Archaeology news

Medieval Peasant Diet

At ... scientists from Bristol University have used chemical analysis of pottery fragments and animals bones to shed some light on what ordinary people ate during the Medieval era in Britain. It included cheese as one might expect and stews (old fashioned pottages) of meat and vegetables (cabbage and leeks in particular). The diet was quite good and not as frugal as one might have thought. Mind you, not much there for them to get fat and uneasy on the pins.

Jomon, Neanderthals and Mesolithic

At ... a Japanese DNA study on the bones of a Jomon woman on an island north of Hokkaido has found a genetic signature in common with Koreans, Filipinos, and the indigenous inhabitants of Taiwan. However, she also showed a genetic ability to eat a high fat diet which she shares with people of the Arctic north, including Inuit. Marine mammals are very fatty and numerous bones of them have been found in Jomon contexts.

North Sea Bottom

This one comes courtesy of ... a collation of 15 years research is being put together in a map of the bottom of the North Sea. Research is beginning on the finer details, dredging for evidence of human activity on what was dry land prior to 8000 years ago. Expect some surprises. Some interesting places which might produce results have been isolated from the mapping.

Footprint in Patagonia

At ... a human footprint that seems to shatter the peopling of the Americas mainstream song sheet. A sedimentary structure at Osome in southern Chile which is strongly associated with megafauna bones, as well as unifacial lithic tools, has what is said to be a Late Pleistocene footprint by a member of the Homo sapiens family. It is intimated that it is an hominid rather than a modern human footprint.

Anglo Saxon Burial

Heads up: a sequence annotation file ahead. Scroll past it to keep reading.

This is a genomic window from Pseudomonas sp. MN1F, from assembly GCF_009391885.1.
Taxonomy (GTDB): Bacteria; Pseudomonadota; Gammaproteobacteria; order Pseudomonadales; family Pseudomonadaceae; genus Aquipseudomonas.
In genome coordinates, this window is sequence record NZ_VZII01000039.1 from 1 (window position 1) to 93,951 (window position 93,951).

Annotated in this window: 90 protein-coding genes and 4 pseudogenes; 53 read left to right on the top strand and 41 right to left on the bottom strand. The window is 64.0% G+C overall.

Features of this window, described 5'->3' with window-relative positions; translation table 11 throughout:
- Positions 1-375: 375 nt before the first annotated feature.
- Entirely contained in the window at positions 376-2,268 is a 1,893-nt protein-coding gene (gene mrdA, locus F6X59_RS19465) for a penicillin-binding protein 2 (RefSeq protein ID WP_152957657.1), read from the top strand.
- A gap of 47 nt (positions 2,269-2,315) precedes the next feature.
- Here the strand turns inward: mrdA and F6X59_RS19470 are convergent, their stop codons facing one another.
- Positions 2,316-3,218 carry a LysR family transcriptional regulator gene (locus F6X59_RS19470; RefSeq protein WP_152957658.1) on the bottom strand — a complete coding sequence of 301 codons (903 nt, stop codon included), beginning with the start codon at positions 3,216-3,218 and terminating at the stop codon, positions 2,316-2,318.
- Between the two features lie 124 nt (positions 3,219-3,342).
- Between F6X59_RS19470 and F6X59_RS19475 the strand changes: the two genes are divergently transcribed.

At ... (see also ... a small bump on a patch of grass in Essex, situated between a road and a railway line, has yielded the grave of an Anglo Saxon prince which shows influence of Christianity in around 600AD, when England was supposedly thoroughly pagan. It was spotted as a potential archaeological site as early as 2003 - but things move slowly in archaeological circles.

DNA Research

After spending the last couple of days ploughing through David Reich, 'Who We Are and How We Got Here; ancient DNA and the new science of the human past' Oxford University Press:2018, I came upon a press release on an article published in Science journal (March 2019) on the DNA of people in the Iberian peninsular (Spain and Portugal) and found the authors were pre-empted by Reich in his book.

The French and Stonehenge

At ... there are 35,000 megalithic constructs in Europe. A new study claims they were spread by a sea going culture that emerged in NW France 7000 years ago. It is said that the idea of megaliths were taken from Brittany in all directions - north and south, even into the Mediterranean, over a period of one thousand years (eventually reaching Salisbury Plain rather late in the sequence). C14 dates lie at the heart of the study, taken from 2000 sites across Europe.


At ... there are a succession of interesting articles. These cover a variety of subjects but all have a connection with Malta - such as Tectonic Rotation (the movement of land during big earthquakes); ancient remains on Lampeclusa, an island geologically linked to Malta by an extensive series of grabens of neotectonic origin; prehistoric mass burials in Scotland; and the Eddy Cycle. This all hinges on his book reviewed a couple of years ago on the Maltese temples - which appear to go back deep into the 4th or possibly even the 5th millenniums BC.

Dusty First Intermediate

Willliam sent in this link - ... the Akkadian empre was felled by dust reads the media blurb, a meaningless headline. The actual abstract at https:///www.pnas.orgh/content/116/1/67 is little better as the lead author doesn't want to go out on a limb and says something almost daft, the idea that climate affected ancient civilisations is provocative (or words to that effect). Facts must always take priority. If dust played a role that is a fact.

Archaic Human Spread

At ... humans colonised diverse environments in SE Asia and Oceania during the Late Pleistocene. This is just a news release but the actual article should be worth getting hold of. Do we have evidence of humans active in the region during the last Ice Age, and in particular, during the Late Glacial Maximum. What was the vegetation like - and what evidence of migrations have been found.